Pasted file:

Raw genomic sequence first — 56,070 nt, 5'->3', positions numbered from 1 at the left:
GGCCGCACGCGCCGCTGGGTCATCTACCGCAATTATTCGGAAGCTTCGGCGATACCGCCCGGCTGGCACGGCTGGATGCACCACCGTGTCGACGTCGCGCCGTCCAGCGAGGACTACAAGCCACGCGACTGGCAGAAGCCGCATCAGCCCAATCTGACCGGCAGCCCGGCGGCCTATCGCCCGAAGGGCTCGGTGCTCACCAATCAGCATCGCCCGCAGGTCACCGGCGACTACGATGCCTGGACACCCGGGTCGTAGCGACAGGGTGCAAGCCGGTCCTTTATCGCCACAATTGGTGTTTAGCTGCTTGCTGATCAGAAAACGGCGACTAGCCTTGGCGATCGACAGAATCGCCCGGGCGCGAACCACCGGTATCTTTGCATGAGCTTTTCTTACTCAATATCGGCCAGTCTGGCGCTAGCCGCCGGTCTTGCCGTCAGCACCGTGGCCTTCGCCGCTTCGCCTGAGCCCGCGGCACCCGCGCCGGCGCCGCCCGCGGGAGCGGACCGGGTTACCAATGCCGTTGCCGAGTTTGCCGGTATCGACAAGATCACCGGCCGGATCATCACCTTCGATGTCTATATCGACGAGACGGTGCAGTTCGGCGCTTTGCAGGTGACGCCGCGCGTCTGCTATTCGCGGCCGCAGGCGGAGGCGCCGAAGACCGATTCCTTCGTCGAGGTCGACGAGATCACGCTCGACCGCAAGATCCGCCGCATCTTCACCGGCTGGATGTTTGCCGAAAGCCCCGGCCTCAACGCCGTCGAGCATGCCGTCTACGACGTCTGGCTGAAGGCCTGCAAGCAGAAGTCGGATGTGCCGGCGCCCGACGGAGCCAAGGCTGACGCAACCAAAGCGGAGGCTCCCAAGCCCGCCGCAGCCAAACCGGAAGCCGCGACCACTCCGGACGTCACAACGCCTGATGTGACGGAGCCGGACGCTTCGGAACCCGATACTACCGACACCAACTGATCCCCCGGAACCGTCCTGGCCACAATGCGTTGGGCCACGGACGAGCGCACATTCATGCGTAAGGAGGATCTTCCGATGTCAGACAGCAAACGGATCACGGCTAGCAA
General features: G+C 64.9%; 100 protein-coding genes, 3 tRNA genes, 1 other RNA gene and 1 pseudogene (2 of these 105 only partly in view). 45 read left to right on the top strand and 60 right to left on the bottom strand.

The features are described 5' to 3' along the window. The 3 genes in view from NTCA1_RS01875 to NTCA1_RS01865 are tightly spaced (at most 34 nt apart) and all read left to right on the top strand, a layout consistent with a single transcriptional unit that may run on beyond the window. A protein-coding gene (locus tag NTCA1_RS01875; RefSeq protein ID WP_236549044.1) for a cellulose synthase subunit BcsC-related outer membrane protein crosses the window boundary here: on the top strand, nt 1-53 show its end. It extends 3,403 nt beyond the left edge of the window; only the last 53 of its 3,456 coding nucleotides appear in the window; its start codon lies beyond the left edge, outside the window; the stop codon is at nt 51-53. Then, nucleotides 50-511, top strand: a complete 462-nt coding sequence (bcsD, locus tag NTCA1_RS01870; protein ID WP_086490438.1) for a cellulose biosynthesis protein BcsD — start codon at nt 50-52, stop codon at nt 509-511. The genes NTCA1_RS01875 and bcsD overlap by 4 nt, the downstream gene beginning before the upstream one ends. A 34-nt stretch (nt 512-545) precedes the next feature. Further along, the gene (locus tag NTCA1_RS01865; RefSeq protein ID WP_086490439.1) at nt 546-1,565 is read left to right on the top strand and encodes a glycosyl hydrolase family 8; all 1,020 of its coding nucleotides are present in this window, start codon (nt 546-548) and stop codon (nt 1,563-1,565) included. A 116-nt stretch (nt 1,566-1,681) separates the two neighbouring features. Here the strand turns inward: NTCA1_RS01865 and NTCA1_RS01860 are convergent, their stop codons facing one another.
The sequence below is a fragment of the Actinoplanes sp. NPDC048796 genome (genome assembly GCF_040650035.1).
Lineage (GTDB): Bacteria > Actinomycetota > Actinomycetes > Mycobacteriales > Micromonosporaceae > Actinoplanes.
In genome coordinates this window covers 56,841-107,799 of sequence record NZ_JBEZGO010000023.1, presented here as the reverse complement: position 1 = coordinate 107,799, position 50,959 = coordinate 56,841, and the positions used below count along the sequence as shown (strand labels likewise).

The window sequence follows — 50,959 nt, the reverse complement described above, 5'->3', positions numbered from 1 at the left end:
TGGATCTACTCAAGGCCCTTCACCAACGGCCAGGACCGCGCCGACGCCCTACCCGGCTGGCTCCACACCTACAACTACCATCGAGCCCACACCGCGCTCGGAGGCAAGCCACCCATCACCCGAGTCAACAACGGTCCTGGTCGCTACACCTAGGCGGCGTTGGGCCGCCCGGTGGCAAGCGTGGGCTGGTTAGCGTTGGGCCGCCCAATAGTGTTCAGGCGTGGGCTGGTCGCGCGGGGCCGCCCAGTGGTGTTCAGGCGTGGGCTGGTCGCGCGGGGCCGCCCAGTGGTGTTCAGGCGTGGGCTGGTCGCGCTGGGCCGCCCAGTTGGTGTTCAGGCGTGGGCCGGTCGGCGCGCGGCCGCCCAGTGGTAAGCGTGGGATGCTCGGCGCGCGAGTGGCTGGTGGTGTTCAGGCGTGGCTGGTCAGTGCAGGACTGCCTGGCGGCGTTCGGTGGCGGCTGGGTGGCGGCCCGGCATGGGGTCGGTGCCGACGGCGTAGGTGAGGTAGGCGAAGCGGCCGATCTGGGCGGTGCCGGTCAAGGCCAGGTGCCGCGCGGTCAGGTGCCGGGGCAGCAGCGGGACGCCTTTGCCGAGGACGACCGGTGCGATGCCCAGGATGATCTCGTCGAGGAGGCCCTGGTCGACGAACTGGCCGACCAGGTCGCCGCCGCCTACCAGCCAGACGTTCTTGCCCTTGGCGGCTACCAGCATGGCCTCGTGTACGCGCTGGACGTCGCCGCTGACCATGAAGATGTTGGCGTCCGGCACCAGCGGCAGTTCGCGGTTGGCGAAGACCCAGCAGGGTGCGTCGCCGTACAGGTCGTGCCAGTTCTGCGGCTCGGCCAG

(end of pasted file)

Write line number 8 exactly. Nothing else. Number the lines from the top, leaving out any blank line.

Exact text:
The window sequence follows — 50,959 nt, the reverse complement described above, 5'->3', positions numbered from 1 at the left end: